In less time than it takes to sniff a cork and frown, wine importer and collector Sonny Martin saw the value of his 1875 bottle of Bordeaux plummet from $2,500 to $100.
"Well," he shrugged, reconciled to drinking the wine now that it was no longer collectible, "we're going to have a good dinner tonight."
Martin's tale was one of the few sad ones Wednesday as wine collectors from throughout the West, chatting in the language of the grape about fruity aftertastes and undiscovered cellars, gathered in Burbank to have their valuable wines recorked.
A ritual that should be performed every 25 years to preserve old wines, the recorking at the Los Angeles International Culinary Institute was done by master winemaker Robert Revelle of Chateau Lafite Rothschild, one of the world's most famed vintners.
While his wife and an aide scurried about arranging the dusty old bottles brought in from as far away as Seattle, Revelle, a stocky, silver-haired Frenchman whose father was a cellar master before him, popped the cork on each bottle and clinically sniffed it.
If, as in Martin's case, he suspected something was amiss, he poured a little wine into a glass and tasted it.
No, he declared, he would not recork Martin's bottle and add the valuable Rothschild label. "The old cork was broken," he explained matter-of-factly in French. "So it's not like wine anymore. It's like tart grape."
One-hundred-and-seventeen-year-old tart grape, to be exact.
Martin disagreed with the verdict, but tried to keep a stiff upper lip.
"As a collector, you start to think of these things as objects of art rather than a food product," he said. "Now I'll actually do with it what is supposed to be done: I'll drink it."
Recorking is important to the health of wine because old corks can dry up and allow air to seep in. Air is the enemy of wine, turning it to vinegar.
Chateau Lafite Rothschild is the only one of the major French winemakers that sends its recorking team out on the road, according to Lina Gerometta, a spokeswoman for the organization.
The team makes its U.S. tour every four to six years, and although its stopovers may not compare with rock shows in drawing crowds, people who show up for the arcane ritual are enthusiastic in their own ways. They swapped wine stories and recalled movable feasts of the past, such as Martin's 30th birthday last year, for which he hired a French chef to saute a duck in cherry sauce and poach a salmon. A smile played over his face as he recalled the dinner and the white Burgundy he drank with it.
The response from the United States to this year's tour was so strong that the recorking team had to stop in New York, Washington, Miami, Tampa, Houston, and elsewhere before setting down in Los Angeles this week. Long lines of wine collectors, each of whom had already made a reservation, greeted the team when it began work Wednesday morning in a room inside the Classroom Restaurant at the Los Angeles Equestrian Center.
"We've been on the road since April 30," Revelle's wife, Marie, said wearily in French.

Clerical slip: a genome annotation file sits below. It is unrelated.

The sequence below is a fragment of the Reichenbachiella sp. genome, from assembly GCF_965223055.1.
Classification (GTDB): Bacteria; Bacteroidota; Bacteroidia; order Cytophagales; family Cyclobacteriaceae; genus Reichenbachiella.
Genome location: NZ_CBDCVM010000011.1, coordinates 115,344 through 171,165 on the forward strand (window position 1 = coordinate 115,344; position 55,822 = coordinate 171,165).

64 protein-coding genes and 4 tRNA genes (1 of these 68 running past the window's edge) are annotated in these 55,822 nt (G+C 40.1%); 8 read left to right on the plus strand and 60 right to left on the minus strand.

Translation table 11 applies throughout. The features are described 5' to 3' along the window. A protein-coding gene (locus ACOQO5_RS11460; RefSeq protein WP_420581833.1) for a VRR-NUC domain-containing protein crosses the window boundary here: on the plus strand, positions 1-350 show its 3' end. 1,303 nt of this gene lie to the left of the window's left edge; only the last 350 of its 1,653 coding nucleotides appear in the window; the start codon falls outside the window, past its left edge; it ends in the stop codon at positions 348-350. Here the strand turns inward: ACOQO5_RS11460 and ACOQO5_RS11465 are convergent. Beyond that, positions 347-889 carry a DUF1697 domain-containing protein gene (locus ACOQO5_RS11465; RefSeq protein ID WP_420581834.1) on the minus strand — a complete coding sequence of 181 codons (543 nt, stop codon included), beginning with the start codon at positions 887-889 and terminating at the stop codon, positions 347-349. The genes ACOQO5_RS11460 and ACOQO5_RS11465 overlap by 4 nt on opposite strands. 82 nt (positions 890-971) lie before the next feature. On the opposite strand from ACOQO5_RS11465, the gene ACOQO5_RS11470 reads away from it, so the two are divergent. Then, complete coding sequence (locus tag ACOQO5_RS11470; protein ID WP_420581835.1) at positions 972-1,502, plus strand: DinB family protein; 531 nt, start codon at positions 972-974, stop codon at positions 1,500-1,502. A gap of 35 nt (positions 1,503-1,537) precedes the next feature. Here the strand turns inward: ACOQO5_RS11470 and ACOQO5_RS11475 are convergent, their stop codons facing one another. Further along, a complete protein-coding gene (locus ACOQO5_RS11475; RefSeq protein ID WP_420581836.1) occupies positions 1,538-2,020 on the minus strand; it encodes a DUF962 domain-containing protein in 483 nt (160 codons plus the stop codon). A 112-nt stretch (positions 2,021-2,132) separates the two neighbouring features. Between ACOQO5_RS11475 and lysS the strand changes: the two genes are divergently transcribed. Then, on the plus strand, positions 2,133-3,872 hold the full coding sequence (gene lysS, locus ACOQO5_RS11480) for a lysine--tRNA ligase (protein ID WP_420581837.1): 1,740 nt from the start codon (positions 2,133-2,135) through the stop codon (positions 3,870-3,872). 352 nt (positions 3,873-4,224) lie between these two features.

She thought she might be able to have a little vacation along the way. It had not worked out that way. The team had been corking 500 bottles each week, only Rothschild issues, of course. The vintages ranged as far back as 1806.
Revelle's great-grandfather and his grandfather, along with his father, worked for Chateau Lafite Rothschild, established by Baron James De Rothschild in 1868 on an estate that had been making wine since 1234. With such tradition behind him, Revelle had little choice, he said, but to be a winemaker. Still, he said, he likes the work and considers the recent vintages every bit the equal of those in the so-called golden era of winemaking in the mid-19th Century.
That golden era was represented Wednesday by a collection of five bottles from the 1870 vintage, owned by Westside dermatologist Brad Klein, who estimates that his cellar of 2,500 bottles is worth about $100,000.
He said the year 1870 is especially valuable to collectors, in part because the vintage was so powerful it was considered undrinkable for 50 years. Today, it's especially delightful, warm and fruity.
"It is the year collectors seek out the most," said Klein, who has judged wine at the Los Angeles County Fair. He said the single magnum of 1870 wine that he owns is worth from $10,000 to $15,000. And no, Revelle did not reject it.
Klein traced his magnum to a castle in Scotland owned by the same family from which William Shakespeare took the character of the Thane of Glamis in "MacBeth." He said the wine was discovered at the castle in about 1970, 100 years after it was bottled, and sold at auction.
Klein purchased his bottle later on.
"They're wonderful," Klein said of the wine. "I tasted a little of this one today."
Opening the bottles does not do any damage to the wine, according to Gerometta, because it is exposed to the atmosphere for only about 15 minutes while Revelle evaluates the product.
If he agrees to certify it, Revelle adds a little wine he brought with him of a similar vintage to eliminate any open space between the cork and the wine. To Klein's valuable wine, he added a touch of a 1964 vintage, a light wine that would not impose its own flavor on the rich red Klein owns.
The last step is to recork the bottle on a machine that injects carbon dioxide to drive out any remaining air.
Instead of the Lafite cork with the year 1875 etched into it, Martin went away with an ordinary, unadorned cork. In a way, he was relieved.
"I think I'm happier," he said. "With a $2,500 bottle of wine, I would have really had to talk myself into opening it."
Instead, he can look forward to his next sauteed duck and poached salmon.